Some of the tensions between Shia and Sunni Bahrainis stem from social and economic factors. Shia Muslims compose the majority of the low socio-economic status citizen population and have a higher unemployment rate than Sunni Muslims.
Section II. Status of Government Respect for Religious Freedom
Please refer to Appendix C in the Country Reports on Human Rights Practices for the status of the government's acceptance of international legal standards //2009-2017.state.gov/j/drl/rls/hrrpt/2010/appendices/index.htm.
The constitution does not explicitly protect freedom of religion. The constitution provides for freedom of conscience, the inviolability of places of worship, and the freedom to perform religious rites and hold religious parades and meetings, in accordance with the customs observed in the country, and states that Islam is the official religion and Islamic law is a principal source for legislation.
The constitution imposes no restrictions on non-Muslims' right to choose, change, or practice their religion of choice, including the study, discussion, and promulgation of those beliefs. In declaring Islam as the state religion and Islamic law as the source of legislation, the constitution implies that Muslims are forbidden to change their religion. The constitution prohibits discrimination in the rights and duties of citizens on the basis of religion or creed; however, there was no further law to prevent discrimination, there was no procedure to file a grievance, and the Sunni Muslim citizen population enjoyed favored legal and social status.
The government does not designate religion or sect on national identity documents. While the birth certificate application recorded the child's religion, it did not record the sect. The actual birth certificate does not include the child's religion.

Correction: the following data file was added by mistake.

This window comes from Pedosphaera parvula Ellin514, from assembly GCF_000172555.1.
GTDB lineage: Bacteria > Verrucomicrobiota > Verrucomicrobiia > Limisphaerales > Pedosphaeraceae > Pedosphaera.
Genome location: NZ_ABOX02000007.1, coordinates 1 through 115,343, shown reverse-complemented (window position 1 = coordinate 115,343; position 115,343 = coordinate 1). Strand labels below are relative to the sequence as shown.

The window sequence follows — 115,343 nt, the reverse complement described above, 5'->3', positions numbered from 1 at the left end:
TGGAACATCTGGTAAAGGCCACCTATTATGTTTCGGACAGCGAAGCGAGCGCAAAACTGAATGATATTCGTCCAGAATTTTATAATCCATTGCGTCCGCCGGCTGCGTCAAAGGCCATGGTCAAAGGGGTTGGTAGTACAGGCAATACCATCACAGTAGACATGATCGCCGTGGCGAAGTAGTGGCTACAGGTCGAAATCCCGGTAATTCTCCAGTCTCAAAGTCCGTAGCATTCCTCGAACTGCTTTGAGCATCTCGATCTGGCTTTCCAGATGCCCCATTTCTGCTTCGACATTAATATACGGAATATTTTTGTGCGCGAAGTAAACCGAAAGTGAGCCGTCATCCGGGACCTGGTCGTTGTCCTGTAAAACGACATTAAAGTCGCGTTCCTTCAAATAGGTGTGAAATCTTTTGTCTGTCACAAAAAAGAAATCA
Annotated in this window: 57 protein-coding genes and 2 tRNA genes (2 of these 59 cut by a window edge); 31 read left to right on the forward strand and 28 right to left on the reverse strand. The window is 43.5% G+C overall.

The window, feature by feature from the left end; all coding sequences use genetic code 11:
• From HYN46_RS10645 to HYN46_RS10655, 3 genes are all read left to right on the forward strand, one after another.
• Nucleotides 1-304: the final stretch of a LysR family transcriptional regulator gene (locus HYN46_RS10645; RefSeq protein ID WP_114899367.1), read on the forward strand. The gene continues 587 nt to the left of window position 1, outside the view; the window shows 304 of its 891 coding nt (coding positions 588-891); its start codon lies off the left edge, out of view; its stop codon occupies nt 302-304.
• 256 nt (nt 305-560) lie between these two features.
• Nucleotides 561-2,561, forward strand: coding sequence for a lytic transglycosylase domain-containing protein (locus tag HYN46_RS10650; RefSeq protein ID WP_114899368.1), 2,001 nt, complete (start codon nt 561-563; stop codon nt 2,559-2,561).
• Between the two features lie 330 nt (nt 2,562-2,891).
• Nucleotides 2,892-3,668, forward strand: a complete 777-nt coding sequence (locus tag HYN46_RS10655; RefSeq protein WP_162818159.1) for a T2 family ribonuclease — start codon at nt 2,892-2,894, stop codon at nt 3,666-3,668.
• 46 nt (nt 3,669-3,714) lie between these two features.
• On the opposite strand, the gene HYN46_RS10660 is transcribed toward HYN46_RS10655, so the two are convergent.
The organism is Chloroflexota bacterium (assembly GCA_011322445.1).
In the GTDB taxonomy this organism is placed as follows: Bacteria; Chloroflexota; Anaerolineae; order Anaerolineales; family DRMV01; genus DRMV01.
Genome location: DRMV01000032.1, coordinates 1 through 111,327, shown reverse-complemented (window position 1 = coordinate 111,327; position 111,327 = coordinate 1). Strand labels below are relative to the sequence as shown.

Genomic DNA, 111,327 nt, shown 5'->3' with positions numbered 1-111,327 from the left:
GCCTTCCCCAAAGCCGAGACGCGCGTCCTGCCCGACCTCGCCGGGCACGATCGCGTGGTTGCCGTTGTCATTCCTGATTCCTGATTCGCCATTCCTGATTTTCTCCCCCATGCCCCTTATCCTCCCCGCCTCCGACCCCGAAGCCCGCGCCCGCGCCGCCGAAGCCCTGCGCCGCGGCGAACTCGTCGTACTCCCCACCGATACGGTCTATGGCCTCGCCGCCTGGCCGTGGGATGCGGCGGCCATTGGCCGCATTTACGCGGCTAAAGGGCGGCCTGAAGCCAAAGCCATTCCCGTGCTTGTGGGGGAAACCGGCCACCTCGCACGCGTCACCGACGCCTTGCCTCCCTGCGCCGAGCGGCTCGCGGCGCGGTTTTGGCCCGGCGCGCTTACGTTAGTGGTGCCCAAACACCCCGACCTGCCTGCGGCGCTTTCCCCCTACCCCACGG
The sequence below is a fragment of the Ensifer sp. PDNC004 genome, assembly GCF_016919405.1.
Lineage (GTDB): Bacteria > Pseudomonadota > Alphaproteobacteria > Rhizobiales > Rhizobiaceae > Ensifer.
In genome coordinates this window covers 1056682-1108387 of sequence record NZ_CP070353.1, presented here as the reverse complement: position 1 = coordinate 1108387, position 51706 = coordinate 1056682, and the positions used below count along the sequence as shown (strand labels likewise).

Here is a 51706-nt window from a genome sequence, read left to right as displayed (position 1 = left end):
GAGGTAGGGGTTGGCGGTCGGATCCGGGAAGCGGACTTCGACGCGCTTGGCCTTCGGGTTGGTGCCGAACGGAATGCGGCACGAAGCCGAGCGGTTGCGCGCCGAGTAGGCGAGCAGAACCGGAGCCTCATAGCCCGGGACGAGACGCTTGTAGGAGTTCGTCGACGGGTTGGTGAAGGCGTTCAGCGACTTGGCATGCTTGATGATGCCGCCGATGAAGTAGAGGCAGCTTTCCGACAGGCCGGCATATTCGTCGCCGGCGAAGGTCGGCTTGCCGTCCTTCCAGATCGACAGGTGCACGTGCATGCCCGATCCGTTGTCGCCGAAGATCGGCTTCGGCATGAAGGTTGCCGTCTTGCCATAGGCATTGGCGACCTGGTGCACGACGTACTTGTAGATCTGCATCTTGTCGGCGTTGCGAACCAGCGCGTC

The civil and criminal legal systems consist of a complex mix of courts based on diverse legal sources, including both the Ja'afari (Shia) and Maliki (Sunni) schools of Islamic jurisprudence, tribal law, and other civil codes and regulations.
Sharia governs personal status, and a person's rights can vary according to Shia or Sunni interpretation, as determined by the individual's faith or by the courts. In May 2009 the government adopted the country's first personal status law, which regulates family matters such as inheritance, child custody, marriage, and divorce. The law was only applicable to the Sunni population as Shia clerics and lawmakers opposed legislation that would have applied to the Ja'afari courts. The passage of this law institutionalized protections for women such as requiring consent for marriage and permitting women to include conditions in the marriage contract.
Construction of places of worship required approvals from a number of national-level entities, as well as municipal entities. The government's budget for constructing mosques was split evenly between Shia and Sunni projects. In newer developments such as Hamad Town and Isa Town, which often have mixed Shia and Sunni populations, there tended to be a disproportionate number of Sunni mosques.